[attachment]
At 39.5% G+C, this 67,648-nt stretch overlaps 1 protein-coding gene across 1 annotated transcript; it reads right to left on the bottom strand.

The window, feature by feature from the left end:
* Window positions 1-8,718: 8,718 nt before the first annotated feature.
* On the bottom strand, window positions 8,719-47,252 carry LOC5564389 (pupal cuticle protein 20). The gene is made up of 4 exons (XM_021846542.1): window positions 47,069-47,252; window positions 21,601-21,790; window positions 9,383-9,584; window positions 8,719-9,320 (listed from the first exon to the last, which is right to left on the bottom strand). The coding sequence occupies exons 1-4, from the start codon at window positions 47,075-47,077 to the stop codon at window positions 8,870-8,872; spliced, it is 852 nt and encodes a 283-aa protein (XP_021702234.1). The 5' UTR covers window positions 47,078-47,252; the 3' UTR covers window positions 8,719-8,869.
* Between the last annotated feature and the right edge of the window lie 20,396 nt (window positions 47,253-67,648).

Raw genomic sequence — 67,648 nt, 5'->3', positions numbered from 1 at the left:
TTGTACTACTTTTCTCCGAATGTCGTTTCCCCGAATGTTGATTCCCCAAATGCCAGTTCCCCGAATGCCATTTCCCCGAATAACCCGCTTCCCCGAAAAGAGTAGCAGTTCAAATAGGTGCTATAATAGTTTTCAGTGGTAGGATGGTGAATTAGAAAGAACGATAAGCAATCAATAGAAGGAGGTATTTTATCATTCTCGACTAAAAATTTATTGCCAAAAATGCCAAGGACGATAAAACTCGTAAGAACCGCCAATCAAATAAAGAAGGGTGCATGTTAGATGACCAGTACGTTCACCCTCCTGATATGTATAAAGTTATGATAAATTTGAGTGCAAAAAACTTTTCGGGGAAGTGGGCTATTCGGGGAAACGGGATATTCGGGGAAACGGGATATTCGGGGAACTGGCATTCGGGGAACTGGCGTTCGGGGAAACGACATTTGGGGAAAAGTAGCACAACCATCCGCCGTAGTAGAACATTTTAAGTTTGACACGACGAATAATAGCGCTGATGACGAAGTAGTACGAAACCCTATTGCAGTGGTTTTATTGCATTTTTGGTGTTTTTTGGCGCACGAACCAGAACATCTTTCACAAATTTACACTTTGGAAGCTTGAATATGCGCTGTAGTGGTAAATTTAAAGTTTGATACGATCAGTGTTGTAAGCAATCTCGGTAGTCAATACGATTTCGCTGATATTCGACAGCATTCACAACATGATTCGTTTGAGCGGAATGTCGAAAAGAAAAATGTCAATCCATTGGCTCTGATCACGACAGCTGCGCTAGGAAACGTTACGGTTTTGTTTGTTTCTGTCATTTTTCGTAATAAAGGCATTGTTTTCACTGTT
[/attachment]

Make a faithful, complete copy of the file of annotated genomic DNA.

At 39.5% G+C, this 67,648-nt stretch overlaps 1 protein-coding gene across 1 annotated transcript; it reads right to left on the bottom strand.

The window, feature by feature from the left end:
* Window positions 1-8,718: 8,718 nt before the first annotated feature.
* On the bottom strand, window positions 8,719-47,252 carry LOC5564389 (pupal cuticle protein 20). The gene is made up of 4 exons (XM_021846542.1): window positions 47,069-47,252; window positions 21,601-21,790; window positions 9,383-9,584; window positions 8,719-9,320 (listed from the first exon to the last, which is right to left on the bottom strand). The coding sequence occupies exons 1-4, from the start codon at window positions 47,075-47,077 to the stop codon at window positions 8,870-8,872; spliced, it is 852 nt and encodes a 283-aa protein (XP_021702234.1). The 5' UTR covers window positions 47,078-47,252; the 3' UTR covers window positions 8,719-8,869.
* Between the last annotated feature and the right edge of the window lie 20,396 nt (window positions 47,253-67,648).

Raw genomic sequence — 67,648 nt, 5'->3', positions numbered from 1 at the left:
TTGTACTACTTTTCTCCGAATGTCGTTTCCCCGAATGTTGATTCCCCAAATGCCAGTTCCCCGAATGCCATTTCCCCGAATAACCCGCTTCCCCGAAAAGAGTAGCAGTTCAAATAGGTGCTATAATAGTTTTCAGTGGTAGGATGGTGAATTAGAAAGAACGATAAGCAATCAATAGAAGGAGGTATTTTATCATTCTCGACTAAAAATTTATTGCCAAAAATGCCAAGGACGATAAAACTCGTAAGAACCGCCAATCAAATAAAGAAGGGTGCATGTTAGATGACCAGTACGTTCACCCTCCTGATATGTATAAAGTTATGATAAATTTGAGTGCAAAAAACTTTTCGGGGAAGTGGGCTATTCGGGGAAACGGGATATTCGGGGAAACGGGATATTCGGGGAACTGGCATTCGGGGAACTGGCGTTCGGGGAAACGACATTTGGGGAAAAGTAGCACAACCATCCGCCGTAGTAGAACATTTTAAGTTTGACACGACGAATAATAGCGCTGATGACGAAGTAGTACGAAACCCTATTGCAGTGGTTTTATTGCATTTTTGGTGTTTTTTGGCGCACGAACCAGAACATCTTTCACAAATTTACACTTTGGAAGCTTGAATATGCGCTGTAGTGGTAAATTTAAAGTTTGATACGATCAGTGTTGTAAGCAATCTCGGTAGTCAATACGATTTCGCTGATATTCGACAGCATTCACAACATGATTCGTTTGAGCGGAATGTCGAAAAGAAAAATGTCAATCCATTGGCTCTGATCACGACAGCTGCGCTAGGAAACGTTACGGTTTTGTTTGTTTCTGTCATTTTTCGTAATAAAGGCATTGTTTTCACTGTT